across the job spectrum, from mining to financial services.
While New Zealand has traditionally been relegated to
"little brother" status against Australia, the two are major
trading partners, closely linked through geographical proximity.
Companies including Australia and New Zealand Banking Group
Ltd, Australia's third-biggest bank, and Fairfax Media
, which publishes some of Australia's leading
newspapers, have moved roles to New Zealand.
In June, Michael Stutchbury, Editor-in-Chief of the
Financial Review Group at Fairfax, told readers in an email,
"there's nothing wrong or new with offshoring", after the
Financial Review moved copy sub-editing to Auckland.
"The strong dollar, digital disruption and changed consumer
behaviour - are forcing just about every traditional company in
Australia to reassess its business plan," he said.
Last year, food giant H.J. Heinz Co. moved some production
from Australia to New Zealand, partly to become more
Only two years ago Lion Food and Beverage Company, owned by
Japan's Kirin Holdings Co, and other big firms were
moving jobs the other way to capitalise on Australia's stronger
economy. Gary Ivory, M&A partner at KPMG in Auckland says this
traditional shift "has definitely stopped".
Australian firms, able to deal with demands of its
relatively strong unions when flush with cash, are reconsidering
in a weaker economy, he said.
"What's affecting Australian companies is their cost
structure. Now that things have slowed down, they're realising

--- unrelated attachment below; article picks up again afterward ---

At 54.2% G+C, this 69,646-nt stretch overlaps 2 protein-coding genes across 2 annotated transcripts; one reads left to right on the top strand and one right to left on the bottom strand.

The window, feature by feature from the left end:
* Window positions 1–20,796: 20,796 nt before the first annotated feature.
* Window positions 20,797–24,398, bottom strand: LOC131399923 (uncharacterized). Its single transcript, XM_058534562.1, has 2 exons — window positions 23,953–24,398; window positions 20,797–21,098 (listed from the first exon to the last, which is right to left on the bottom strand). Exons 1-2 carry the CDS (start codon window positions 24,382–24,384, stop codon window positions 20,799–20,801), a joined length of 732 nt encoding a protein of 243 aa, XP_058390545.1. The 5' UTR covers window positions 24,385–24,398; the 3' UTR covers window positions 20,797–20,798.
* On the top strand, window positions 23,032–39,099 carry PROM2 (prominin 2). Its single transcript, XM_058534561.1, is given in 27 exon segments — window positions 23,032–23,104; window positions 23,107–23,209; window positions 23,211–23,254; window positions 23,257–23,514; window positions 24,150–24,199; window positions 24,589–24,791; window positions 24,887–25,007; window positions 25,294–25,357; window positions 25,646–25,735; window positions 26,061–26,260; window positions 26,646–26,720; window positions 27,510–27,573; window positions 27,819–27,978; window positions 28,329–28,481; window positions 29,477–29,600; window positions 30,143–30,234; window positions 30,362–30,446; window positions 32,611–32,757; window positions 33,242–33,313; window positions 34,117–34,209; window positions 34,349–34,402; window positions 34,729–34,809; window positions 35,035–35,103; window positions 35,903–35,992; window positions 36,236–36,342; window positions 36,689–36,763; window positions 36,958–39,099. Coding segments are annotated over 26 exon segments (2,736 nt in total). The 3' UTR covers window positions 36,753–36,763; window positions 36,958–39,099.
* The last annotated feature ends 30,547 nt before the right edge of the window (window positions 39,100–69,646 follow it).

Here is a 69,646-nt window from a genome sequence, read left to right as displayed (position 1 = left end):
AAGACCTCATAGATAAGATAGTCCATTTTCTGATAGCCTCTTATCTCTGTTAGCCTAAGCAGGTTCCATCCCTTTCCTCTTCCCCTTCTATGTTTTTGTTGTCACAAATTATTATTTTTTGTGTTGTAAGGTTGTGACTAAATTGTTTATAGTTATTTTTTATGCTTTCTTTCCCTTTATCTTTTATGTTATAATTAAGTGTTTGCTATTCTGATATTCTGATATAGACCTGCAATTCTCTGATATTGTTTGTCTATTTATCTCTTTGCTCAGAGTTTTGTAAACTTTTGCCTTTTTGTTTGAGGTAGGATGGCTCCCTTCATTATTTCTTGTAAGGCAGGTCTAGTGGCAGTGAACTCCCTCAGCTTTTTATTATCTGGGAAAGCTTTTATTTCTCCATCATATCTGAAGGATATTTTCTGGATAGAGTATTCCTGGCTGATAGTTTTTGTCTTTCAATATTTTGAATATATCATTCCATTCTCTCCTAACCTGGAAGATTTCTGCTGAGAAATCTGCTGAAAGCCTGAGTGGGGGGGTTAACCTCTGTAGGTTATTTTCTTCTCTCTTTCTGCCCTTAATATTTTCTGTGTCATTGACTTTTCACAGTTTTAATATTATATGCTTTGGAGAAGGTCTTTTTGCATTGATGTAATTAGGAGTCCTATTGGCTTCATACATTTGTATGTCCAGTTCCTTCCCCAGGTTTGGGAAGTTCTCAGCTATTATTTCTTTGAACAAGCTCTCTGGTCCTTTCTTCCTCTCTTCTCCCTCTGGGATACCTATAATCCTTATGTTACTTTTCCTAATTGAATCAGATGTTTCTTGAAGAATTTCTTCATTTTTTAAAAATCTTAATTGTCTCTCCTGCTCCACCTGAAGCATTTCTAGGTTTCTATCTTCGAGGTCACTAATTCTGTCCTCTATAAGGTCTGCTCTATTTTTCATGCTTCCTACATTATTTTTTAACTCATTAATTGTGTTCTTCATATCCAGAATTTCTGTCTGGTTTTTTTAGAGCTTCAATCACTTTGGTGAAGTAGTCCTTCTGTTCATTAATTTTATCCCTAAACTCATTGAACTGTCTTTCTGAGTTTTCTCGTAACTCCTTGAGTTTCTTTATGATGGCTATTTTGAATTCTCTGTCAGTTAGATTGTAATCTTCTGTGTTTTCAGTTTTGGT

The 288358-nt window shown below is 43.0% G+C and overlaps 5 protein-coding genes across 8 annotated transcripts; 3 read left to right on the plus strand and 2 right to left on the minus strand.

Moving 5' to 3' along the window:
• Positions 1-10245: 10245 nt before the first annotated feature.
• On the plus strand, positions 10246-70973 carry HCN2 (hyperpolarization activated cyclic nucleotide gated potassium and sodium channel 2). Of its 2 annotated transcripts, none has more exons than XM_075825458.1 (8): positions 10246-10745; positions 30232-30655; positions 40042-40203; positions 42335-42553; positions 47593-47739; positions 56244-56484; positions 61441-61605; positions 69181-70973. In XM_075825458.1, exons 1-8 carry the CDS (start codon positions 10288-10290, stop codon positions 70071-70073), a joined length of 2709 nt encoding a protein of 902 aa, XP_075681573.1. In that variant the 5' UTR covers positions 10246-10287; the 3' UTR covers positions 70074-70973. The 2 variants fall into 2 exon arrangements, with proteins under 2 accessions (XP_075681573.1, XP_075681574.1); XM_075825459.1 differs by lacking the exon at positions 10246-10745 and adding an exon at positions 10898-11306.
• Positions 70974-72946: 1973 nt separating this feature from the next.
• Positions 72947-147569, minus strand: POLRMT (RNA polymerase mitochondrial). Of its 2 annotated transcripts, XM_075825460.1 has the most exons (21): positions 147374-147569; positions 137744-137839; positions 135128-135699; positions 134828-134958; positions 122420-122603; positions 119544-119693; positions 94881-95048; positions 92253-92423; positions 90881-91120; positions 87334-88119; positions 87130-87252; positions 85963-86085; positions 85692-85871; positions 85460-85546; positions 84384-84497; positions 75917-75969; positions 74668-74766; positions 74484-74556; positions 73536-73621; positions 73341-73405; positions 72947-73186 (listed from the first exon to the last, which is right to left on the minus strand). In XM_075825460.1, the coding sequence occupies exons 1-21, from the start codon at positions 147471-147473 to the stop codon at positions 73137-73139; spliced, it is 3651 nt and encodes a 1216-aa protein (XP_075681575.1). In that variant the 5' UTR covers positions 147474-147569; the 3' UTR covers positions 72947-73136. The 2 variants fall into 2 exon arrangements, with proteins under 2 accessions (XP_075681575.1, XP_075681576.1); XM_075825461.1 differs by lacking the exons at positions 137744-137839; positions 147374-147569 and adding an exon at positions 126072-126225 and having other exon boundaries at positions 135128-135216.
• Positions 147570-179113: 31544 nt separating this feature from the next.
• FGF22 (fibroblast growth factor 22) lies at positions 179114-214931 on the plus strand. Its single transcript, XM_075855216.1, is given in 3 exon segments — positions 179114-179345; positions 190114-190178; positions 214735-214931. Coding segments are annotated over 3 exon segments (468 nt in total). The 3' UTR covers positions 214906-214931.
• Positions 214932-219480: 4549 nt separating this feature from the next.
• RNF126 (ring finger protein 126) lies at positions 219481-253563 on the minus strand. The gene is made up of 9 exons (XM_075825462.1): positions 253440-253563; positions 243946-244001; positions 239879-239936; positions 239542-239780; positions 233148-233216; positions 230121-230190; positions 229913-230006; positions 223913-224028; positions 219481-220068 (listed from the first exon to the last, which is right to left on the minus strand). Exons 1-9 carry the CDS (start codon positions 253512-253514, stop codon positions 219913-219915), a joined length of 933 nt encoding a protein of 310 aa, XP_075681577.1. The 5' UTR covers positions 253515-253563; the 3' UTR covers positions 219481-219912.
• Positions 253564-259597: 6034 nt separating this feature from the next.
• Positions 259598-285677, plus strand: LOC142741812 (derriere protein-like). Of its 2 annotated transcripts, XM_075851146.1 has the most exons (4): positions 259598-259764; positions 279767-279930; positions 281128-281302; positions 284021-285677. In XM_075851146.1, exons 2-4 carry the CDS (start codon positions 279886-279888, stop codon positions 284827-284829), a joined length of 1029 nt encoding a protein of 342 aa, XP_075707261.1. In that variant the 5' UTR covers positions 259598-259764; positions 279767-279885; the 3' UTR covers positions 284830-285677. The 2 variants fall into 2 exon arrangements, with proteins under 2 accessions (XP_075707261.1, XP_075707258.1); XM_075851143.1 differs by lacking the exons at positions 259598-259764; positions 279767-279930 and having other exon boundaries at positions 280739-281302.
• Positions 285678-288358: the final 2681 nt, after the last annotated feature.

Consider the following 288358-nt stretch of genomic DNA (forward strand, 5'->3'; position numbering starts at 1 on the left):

that they're uncompetitive," Ivory said.
A recent World Economic Forum survey on global
competitiveness showed New Zealand outranking Australia for the
first time, while Australia fell from the top-20 due to tight
labour laws, government red tape and high tax rates.
Notoriously rigid labour laws put Australia near bottom of
the 148-country list for wage flexibility and hiring and firing,
while New Zealand ranked 10th for wage flexibility.
This may prompt more firms to consider New Zealand, where
unions relations are warmer and a right-of-centre government
since 2008 has fostered a business-friendly environment.
"Australian companies complained of hiring and firing
practices along with a highly regulated labour market and the
cost of employing people, whereas in New Zealand that wasn't an
issue," said Oliver Hartwich, executive director of the New
Zealand Initiative think-tank, which contributed to the survey.
"As long as Australia doesn't tackle these problems, New
Zealand has a chance to outcompete," he said.
While many experts anticipate more Australian companies will
shift jobs to New Zealand as the Australian economy slows, once
things improve they say flows of migration and jobs will likely
reverse, given Australia's economy is roughly six times bigger.
For now, firms in New Zealand can capitalise. And not just
through cost savings - Australian customers of Quickflix and
other companies can ring up operators who have similar accents
and shared sense of humour.
"There's surprisingly little cultural stress, or tension -
apart from when the rugby's on," said Dan Turner, chief
executive of Unity4, an outsourced contact centre services
provider that opened in New Zealand about six months ago. "It's
a sibling rivalry."